Rhythm of Communication Continued
“Rhythmic patterns facilitate the co-activity of groups and aid their members in coordinating energies and resources in work…” - Alan Lomax
What is the “rhythm of communication”?
Although every spoken message contains a vocal rhythm… …and any written message possesses syllables that combine to make a flow of words… …what is meant by “rhythm” is the pattern of sending and receiving messages that people become accustomed to in their work routines… …and how these patterns apply differently for the various mediums of communications that business relies on today.
That is the longest sentence I will ever write.
Anyway, as I was typing, the business world can communicate in more ways than ever before. The question is…does this improve how we communicate?
- Companies can hold conferences between people in different countries
- Soldiers can speak face to face with their families at home, with only a thin screen of separation
- Political debates include and respond to live feedback from citizens across the country
We are connected in a web that’s intricacy and quality has never been better and is constantly improving.
But there will never be a better option than a personal encounter for communicating your message.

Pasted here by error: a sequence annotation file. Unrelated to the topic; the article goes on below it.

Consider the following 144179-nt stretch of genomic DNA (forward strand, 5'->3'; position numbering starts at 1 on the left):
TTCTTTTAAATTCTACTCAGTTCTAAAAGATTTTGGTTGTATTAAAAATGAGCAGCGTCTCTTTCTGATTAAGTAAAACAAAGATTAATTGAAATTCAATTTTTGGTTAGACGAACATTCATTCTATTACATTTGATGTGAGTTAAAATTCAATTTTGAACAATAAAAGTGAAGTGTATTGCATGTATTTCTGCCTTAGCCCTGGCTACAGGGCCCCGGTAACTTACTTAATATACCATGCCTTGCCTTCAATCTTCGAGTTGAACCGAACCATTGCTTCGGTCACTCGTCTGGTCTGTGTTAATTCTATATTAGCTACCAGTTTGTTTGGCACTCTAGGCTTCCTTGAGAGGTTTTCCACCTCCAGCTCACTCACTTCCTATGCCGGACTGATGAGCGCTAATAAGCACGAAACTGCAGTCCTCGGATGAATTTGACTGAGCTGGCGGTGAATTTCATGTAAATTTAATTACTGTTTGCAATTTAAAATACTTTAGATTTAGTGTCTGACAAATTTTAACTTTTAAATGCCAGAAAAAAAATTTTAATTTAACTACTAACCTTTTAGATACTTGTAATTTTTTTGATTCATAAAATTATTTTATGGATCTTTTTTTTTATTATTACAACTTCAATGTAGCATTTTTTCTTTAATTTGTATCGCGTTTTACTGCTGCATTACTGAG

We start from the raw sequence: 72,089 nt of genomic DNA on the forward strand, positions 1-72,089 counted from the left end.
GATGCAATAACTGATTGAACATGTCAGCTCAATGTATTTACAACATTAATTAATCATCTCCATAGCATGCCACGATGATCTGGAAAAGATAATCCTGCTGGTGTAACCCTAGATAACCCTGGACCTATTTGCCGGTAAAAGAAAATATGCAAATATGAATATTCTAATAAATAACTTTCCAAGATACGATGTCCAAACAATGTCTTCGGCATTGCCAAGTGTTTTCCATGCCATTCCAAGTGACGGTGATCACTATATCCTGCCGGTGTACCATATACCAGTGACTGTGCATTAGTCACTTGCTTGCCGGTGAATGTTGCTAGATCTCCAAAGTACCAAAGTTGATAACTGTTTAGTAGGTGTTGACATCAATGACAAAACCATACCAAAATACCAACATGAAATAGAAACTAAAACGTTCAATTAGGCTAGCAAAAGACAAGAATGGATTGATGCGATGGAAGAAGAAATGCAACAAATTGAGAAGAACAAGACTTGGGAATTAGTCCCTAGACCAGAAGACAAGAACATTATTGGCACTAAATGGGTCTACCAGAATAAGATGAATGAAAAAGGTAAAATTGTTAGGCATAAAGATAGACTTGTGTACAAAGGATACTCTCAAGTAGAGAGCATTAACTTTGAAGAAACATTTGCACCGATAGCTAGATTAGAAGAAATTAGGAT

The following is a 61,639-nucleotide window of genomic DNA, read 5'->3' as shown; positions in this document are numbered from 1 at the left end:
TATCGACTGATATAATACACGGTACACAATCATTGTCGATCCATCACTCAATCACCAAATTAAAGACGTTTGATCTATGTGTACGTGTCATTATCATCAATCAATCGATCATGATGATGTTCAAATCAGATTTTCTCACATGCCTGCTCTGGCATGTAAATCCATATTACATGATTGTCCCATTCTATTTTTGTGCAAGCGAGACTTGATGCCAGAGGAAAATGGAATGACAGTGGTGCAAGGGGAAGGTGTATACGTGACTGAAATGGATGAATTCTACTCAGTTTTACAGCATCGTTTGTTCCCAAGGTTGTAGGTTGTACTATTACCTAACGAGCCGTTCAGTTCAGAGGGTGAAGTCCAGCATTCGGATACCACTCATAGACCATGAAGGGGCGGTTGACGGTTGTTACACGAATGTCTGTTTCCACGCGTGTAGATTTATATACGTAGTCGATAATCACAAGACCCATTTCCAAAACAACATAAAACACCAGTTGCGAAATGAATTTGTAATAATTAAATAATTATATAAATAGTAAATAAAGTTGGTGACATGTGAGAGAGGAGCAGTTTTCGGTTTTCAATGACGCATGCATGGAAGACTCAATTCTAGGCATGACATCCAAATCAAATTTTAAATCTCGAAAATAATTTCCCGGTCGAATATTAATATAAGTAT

Because with all of this new technology for hearing a message, there is also the same opportunity for avoiding a message.
Presenters must accept that their audience can send e-mails, check scores and status updates, talk to anyone via text message, and choose from millions of websites to surf while they speak in front of a room.
This is annoying, awkward, and angering…but at the same time…inspiring, because now we are forced to be interesting when we present.
The message that you’re communicating needs to be better than those distractions, and if it isn’t, then why are you wasting their time?
This leads into the observation that the majority of people talk longer than they need to.
I believe that most meetings and conferences could be conducted in half the time, if we could only distill our messages into the most important points.
So save your breath, avoid the long winded explanation, the world is rotating too quickly for these diatribes to be attended to.
Attention spans are shortening folks, and this coin has two clearly defined sides. We can pay attention to more things in a day, but for less amounts of time.
The greatest article circulates for a day and a half and then become old news in the business world. But so what? Now we can read a tablet full of amazing articles per week.
We learn more, but now we need to focus on internalizing messages faster. And this comes from consolidating information into the most important points.
Oh… and keep it to 3 points please…more than that and it’s hard to remember.